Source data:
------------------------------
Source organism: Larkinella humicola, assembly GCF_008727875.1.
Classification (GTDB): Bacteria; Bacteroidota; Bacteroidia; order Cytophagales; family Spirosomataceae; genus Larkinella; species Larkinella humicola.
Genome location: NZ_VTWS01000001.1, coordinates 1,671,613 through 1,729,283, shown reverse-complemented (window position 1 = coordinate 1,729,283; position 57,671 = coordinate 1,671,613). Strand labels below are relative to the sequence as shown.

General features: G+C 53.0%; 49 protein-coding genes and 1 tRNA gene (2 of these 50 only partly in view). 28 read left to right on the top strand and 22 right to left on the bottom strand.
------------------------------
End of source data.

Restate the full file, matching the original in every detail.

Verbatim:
Source organism: Larkinella humicola, assembly GCF_008727875.1.
Classification (GTDB): Bacteria; Bacteroidota; Bacteroidia; order Cytophagales; family Spirosomataceae; genus Larkinella; species Larkinella humicola.
Genome location: NZ_VTWS01000001.1, coordinates 1,671,613 through 1,729,283, shown reverse-complemented (window position 1 = coordinate 1,729,283; position 57,671 = coordinate 1,671,613). Strand labels below are relative to the sequence as shown.

General features: G+C 53.0%; 49 protein-coding genes and 1 tRNA gene (2 of these 50 only partly in view). 28 read left to right on the top strand and 22 right to left on the bottom strand.